An invention of two Israeli college students could one day help new parents avoid the terrifying possibility of Sudden Infant Death Syndrome (SIDS). This little understood phenomenon otherwise known as “crib death” affects approximately two of every 1,000 babies worldwide, or 544,000 infants per year in the United States alone.
Algorithms programmed into BabyBeat’s software interpret images from a simple web camera in order to detect subtle changes in skin tone, indicating a slowed pulse. If it senses such a change, BabyBeat sounds an alarm that startles the infant back into a normal breathing pattern, and also alerts Mom and Dad. Parents don’t have to do anything but set the camera at bedtime.
BabyBeat was developed by electrical and computer engineering students Tomer Apel (27) and Anava Feinsilver (24) at Ben-Gurion University of the Negev as their senior project under Prof. Shlomi Arnon.
“It was our professor’s idea to measure pulse through skin color,” Apel tells ISRAEL21c. “We were interested in learning more about it. This took up our entire last year of our bachelor’s degree studies.”
Monitoring for high-risk babes?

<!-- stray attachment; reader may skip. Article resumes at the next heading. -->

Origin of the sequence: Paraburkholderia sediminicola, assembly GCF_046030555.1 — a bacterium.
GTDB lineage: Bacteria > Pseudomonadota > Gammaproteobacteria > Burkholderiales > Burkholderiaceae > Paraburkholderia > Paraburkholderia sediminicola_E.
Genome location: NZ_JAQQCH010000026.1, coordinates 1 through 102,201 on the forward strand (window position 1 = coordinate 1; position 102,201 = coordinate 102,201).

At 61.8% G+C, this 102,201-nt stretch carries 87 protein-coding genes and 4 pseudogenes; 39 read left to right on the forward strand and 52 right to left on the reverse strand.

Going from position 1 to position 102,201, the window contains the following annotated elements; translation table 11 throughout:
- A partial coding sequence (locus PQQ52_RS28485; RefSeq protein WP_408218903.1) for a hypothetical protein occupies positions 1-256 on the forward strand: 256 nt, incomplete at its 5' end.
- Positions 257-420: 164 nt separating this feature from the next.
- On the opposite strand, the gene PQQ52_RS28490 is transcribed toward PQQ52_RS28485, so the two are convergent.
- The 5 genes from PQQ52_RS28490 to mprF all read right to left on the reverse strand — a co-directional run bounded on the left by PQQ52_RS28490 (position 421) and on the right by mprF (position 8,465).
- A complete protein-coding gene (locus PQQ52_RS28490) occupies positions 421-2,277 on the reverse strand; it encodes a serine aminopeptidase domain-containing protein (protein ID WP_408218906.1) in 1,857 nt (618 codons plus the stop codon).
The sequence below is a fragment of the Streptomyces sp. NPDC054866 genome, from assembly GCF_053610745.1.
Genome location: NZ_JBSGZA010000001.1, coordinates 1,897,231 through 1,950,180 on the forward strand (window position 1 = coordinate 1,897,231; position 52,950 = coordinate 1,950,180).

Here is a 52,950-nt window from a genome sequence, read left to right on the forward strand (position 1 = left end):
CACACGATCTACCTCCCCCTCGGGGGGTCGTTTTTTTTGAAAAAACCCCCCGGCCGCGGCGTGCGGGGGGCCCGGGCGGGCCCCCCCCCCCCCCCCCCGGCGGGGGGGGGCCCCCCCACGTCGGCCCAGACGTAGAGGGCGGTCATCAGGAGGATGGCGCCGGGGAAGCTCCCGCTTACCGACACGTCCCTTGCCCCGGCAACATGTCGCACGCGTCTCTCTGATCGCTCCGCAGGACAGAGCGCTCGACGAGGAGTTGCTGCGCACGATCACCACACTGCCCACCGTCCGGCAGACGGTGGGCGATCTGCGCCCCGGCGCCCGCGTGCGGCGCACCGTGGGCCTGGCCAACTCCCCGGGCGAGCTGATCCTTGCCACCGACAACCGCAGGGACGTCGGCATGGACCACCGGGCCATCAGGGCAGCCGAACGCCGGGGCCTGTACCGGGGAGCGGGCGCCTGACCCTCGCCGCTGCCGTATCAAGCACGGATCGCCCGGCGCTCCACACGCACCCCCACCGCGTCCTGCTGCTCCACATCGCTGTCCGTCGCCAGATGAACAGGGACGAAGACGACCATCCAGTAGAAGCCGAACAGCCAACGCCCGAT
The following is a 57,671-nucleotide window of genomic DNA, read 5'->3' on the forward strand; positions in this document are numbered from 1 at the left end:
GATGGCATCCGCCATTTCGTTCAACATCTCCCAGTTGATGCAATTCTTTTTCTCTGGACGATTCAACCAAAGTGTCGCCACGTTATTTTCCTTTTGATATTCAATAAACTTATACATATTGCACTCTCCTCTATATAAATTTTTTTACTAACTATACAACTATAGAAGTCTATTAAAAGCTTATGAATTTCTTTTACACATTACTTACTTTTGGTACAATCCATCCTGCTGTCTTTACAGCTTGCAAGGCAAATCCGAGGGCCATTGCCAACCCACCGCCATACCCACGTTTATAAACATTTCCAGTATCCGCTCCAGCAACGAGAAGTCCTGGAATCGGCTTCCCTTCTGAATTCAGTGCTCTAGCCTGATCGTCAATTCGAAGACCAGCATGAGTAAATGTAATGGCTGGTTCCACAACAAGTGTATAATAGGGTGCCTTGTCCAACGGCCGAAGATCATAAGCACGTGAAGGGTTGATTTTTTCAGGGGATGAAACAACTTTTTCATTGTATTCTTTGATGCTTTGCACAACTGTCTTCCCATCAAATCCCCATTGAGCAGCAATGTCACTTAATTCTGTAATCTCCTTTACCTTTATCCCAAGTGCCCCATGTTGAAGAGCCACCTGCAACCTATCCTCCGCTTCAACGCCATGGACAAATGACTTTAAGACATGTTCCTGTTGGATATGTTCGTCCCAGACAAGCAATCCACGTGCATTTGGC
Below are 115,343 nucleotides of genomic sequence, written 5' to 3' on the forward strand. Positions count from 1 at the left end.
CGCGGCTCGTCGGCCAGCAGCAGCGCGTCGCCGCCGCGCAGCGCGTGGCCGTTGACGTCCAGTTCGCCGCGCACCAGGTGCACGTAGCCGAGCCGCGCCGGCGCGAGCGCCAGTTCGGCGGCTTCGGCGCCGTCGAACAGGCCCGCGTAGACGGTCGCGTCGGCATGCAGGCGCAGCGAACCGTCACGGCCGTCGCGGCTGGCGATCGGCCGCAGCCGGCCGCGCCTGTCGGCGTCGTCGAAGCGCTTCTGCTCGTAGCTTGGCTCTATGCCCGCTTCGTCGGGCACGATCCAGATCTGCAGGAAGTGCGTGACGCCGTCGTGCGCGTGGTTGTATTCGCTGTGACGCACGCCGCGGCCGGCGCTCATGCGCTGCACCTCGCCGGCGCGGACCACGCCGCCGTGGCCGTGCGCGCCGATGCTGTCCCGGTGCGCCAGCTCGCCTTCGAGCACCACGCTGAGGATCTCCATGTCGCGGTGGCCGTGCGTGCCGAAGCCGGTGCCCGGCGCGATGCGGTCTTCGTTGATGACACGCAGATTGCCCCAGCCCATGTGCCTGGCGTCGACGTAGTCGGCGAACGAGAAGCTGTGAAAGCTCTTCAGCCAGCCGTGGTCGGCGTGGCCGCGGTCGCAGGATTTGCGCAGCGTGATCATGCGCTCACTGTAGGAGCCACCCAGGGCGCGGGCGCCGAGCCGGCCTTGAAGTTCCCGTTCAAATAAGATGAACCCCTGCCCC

The pair got a lot of attention for their project at an end-of-year display, and have been interviewed by local newspapers, radio and TV stations. But they’re not sure where it will go next. They hope the university can help them find a partner to further test and commercialize the system.
According to a university spokesman, “It’s too early to say what the next phase of development might be, if any.”
In the meantime, they are continuing their own informal testing of BabyBeat on their adult friends and on their sleeping baby nephews. Since it is completely non-invasive, it’s not hard to get cooperation from test subjects.
If it is indeed commercialized, BabyBeat has a variety of possible uses. For instance, hospitals and day-care centers could set it up on a computer near infant cribs to monitor the pulses of several babies at once. Results could be telecommunicated to physicians in cases of high-risk babies, in order to facilitate a faster response to any abnormality.
“Our goal was mainly to show that it can be done,” emphasizes Apel. “We don’t have all the time and resources to develop it further, but maybe someone else will do that.”